Smith said she receives many, sometimes “hundreds,” of emails and comments every week requesting that she insert specific people into her videos. The stories are so touching that she can’t read them all because of how much she’ll cry. But some days she still tries.
“I’m actually very spiritual. I believe in this stuff. I’ve lost people that I talk to all the time,” she said. “Because love just doesn’t … it can’t go away. It’s too big. When you love somebody the way my mom loves me, the way I love my friends, it can’t be contained in this boring earthly body.”
Grief arises on TikTok the way it does in the real world: randomly
In the real world, we carry a persistent expectation that our grief will expire. Funerals come and go. Bereavement leave ends. Friends stop asking how you’re doing out of fear of saying the wrong thing.
But on TikTok, in what can often be an endless sea of noise and distraction, images of grief can arise randomly in the algorithm just as easily as reminders of your loved ones pop up uninvited as you move through the day.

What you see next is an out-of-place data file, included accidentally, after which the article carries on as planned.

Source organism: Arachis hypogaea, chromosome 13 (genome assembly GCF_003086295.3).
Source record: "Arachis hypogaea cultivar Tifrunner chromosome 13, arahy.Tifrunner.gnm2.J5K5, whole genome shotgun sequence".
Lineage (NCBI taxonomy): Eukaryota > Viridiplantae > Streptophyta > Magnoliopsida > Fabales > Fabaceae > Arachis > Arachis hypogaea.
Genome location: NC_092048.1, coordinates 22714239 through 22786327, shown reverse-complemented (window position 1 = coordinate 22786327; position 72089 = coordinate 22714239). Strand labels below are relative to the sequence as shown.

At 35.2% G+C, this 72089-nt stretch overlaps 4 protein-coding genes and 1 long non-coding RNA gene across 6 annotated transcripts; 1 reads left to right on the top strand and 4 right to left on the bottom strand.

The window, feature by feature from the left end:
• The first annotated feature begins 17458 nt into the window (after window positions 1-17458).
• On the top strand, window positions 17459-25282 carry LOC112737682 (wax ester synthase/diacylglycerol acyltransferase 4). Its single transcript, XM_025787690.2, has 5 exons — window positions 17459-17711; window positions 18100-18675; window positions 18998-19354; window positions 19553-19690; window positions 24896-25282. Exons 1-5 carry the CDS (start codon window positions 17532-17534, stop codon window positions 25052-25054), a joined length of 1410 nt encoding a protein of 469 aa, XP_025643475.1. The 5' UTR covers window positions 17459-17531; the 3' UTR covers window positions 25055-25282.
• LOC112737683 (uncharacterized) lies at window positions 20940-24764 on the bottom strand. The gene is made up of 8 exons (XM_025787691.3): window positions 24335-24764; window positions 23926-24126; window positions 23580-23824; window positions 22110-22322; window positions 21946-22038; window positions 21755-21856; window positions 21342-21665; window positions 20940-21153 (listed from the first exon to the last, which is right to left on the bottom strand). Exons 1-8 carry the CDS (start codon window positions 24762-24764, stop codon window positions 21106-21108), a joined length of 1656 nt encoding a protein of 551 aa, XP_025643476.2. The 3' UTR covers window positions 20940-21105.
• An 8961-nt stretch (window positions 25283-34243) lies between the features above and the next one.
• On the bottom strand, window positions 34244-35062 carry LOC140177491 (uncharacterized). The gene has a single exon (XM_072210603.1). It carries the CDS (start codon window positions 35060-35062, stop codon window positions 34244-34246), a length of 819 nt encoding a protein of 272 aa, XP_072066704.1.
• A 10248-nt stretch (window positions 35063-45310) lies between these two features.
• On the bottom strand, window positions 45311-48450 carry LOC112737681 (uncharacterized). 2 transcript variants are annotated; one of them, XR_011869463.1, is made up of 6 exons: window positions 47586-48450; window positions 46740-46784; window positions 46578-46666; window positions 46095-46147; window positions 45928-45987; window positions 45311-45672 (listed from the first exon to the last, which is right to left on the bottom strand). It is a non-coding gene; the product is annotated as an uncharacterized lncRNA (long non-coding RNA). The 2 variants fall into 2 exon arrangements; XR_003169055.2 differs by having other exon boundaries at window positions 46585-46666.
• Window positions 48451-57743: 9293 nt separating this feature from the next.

The difference on the platform is that you’re often, by default, not alone in the experience. The video may be confessional, theatrical or didactic, but there’s a good chance it’s going to feature a human you can see and connect to.
“It’s like each successive generation breaks a boundary when it comes to sharing grief,” said Megan Devine, a psychotherapist who studies grief and is the author of It’s OK That You’re Not OK.
“On TikTok, you get rewarded for immediacy, which feeds into the sense of, ‘We should be talking about this more,'” Devine said. “It’s making big overwhelming issues digestible. … It’s safer to explore the edges of what we can tell the truth about.”
The hashtag #Grief is among TikTok’s most popular, with over 9 billion individual posts. And even in that huge conversation, Smith’s videos about Denise manage to stand out.